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More finger pointing over the quality of Apple Maps

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The blame game over Apple’s(s AAPL) new Maps continues. Apple’s been lambasted for some of its Maps app’s deficiencies, with some pinpointing the source of its mapping data as one of the main problems. On Friday, TomTom, which licensed its map data to Apple, spoke up to defend itself.

A TomTom representative told Reuters Friday, “There is a difference between a map and an app. We don’t develop the app. We license the map data, which is like a foundation. The customer can build on top of that, but we license the same mapping data to all our customers.” The representative also defended the quality of the company’s data, saying, “We don’t know what is causing the issues (on the Apple maps) but from our perspective the quality of our data is great and we stand behind it.”

TomTom’s comments come two days after Waze, another company licensing information for Apple’s maps, weighed in on the quality of the app before most people had even used it. Perhaps anticipating backlash, Waze CEO Noam Bardin told Business Insider that Apple’s maps weren’t very accurate because of its use of TomTom’s data. “Apple went out and partnered with the weakest player … They’re now coming out with the lowest, weakest data set and they’re competing against Google, which has the highest data set.”

Apple, for its part, tacitly acknowledged the Maps app is a work-in-progress. The company said Thursday, “We launched this new map service knowing it is a major initiative and that we are just getting started with it. Maps is a cloud-based solution and the more people use it, the better it will get. We appreciate all of the customer feedback and are working hard to make the customer experience even better.”

Image courtesy of Flickr user Simone Lovati

18 Responses to “More finger pointing over the quality of Apple Maps”

  1. Apple can acknowledge the fact that the maps are a work in progress. Yet, with knowing this you should have considered us consumers who are getting lost and misdirected when we have no other maps to rely upon. If the maps were glitchy one should have considered the users needs and kept google maps available until all issues were solved. I guess it seems cutting off competition is far more important to apple than us lost users.

  2. Any one who is having iPhone 4 with ios 5.1.1 : please dont upgrade to ios 6. It is really crap. Maps are horrible. I upgraded & now cant downgrade. Apple is bullshit …… go for Samsung …. Android far better !!

    • TwerpStomper

      The internet culture of critics is like the Warhol adage ’15 minutes of fame’… but with the internet twerps it’s 15 words of fame. Complain, complain, complain…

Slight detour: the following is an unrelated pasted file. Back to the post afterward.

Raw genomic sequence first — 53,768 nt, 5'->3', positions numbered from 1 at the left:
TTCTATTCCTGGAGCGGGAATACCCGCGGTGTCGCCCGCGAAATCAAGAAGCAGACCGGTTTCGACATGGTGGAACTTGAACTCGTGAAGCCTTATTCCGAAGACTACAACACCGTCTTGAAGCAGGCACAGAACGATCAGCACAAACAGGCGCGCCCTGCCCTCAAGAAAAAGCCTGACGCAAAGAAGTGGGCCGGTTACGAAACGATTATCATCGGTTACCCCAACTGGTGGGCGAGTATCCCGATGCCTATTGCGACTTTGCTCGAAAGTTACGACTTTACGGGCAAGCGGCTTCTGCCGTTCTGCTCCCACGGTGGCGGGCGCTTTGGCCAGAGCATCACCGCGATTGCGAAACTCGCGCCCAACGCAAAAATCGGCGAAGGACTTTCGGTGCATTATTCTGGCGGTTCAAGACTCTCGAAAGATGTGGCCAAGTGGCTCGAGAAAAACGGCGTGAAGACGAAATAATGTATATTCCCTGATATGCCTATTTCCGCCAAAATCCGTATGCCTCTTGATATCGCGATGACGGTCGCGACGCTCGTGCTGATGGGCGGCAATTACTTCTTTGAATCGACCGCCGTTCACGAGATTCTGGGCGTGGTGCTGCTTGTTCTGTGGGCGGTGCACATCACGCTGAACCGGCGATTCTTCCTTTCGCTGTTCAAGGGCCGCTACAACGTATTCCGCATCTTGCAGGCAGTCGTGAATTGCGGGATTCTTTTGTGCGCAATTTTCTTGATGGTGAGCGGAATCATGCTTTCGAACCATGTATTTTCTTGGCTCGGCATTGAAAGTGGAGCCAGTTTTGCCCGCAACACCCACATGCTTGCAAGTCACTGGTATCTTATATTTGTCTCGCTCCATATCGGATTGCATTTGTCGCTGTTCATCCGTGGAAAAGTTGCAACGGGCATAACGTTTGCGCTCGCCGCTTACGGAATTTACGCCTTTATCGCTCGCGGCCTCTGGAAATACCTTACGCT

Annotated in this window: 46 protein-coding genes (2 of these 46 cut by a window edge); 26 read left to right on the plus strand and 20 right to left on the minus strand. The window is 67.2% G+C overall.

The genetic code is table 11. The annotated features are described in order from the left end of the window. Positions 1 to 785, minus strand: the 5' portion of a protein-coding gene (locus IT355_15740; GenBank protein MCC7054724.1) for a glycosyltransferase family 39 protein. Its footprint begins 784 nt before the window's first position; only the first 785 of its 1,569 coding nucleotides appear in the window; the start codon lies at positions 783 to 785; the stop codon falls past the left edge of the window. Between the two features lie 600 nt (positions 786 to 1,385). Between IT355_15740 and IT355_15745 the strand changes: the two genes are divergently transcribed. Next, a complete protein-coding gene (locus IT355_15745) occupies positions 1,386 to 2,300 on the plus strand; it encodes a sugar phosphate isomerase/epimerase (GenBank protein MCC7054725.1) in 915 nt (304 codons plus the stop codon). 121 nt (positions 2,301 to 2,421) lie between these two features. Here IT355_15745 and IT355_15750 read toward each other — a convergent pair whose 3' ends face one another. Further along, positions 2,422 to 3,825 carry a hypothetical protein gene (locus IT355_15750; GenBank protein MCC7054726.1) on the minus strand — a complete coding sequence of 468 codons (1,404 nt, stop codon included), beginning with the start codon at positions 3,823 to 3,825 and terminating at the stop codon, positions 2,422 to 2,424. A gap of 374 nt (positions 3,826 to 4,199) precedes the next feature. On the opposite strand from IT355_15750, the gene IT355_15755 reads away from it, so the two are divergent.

Please get ahold of your life, and move on.

  3. Marco Ruocco

    I suppose TomTom offers a range of products ordered by quality and cost. Since satellite images are covered with clouds (as it is the case of some maps) it must be a low cost imagery product, while the high quality one was just at money’s reach. For Apple, buying low cost off-the-shelf products also introduced problems in their combination in a functioning whole. This explains the so-dubbed minimalism in the maps together with the mistakes in the locations. But it is funny how a systemic problem resulted in each individual country’s press as an offence when finding the favourite landmark misplaced…

  4. RaptorOO7

    Perhaps a beta tag should have been applied to the maps app when it was launched, but it would still have not received high marks. The bottom line is if your not ready to enter the game, don’t. Apple should have waited to swap out their maps app or asked Google to just supply a separate app altogether so this would not be happening.

    • From what I’ve read, the Google Maps app is sitting in the queue waiting for approval in the App Store. Apple has been slow to approve it because they want the customers to do the QA for them. If the Google Maps app were already in the App Store people would just use that and skip Apple Maps altogether.

  5. Regardless of the merits or accuracy of anyone’s claims, these public recriminations and attempts to pass the buck are the worst sign yet. I know “this wouldn’t have happened if Steve were still around” is the most tired cliche in the Apple watcher’s phrasebook…but this really would not have happened. Jobs would have clamped down on this cross-sniping before it ever got started. Hopes this can be fixed any time soon just got much more remote.

    • George Seybold

      The reality is that the maps do a lot of things right, but yes they could be better. Remember this is a first generation product and it was designed to incorporate user data to build it out. Like Waze, I understand it uses crowd-sourced data to build itself intelligently. This is an evolution of maps, believe it or not.

      Regardless, it presents opportunities for mass transit apps, biking apps and companies like Yelp. I am excited to see how it effects the overall community as the developer community perks up and executes against the opportunity.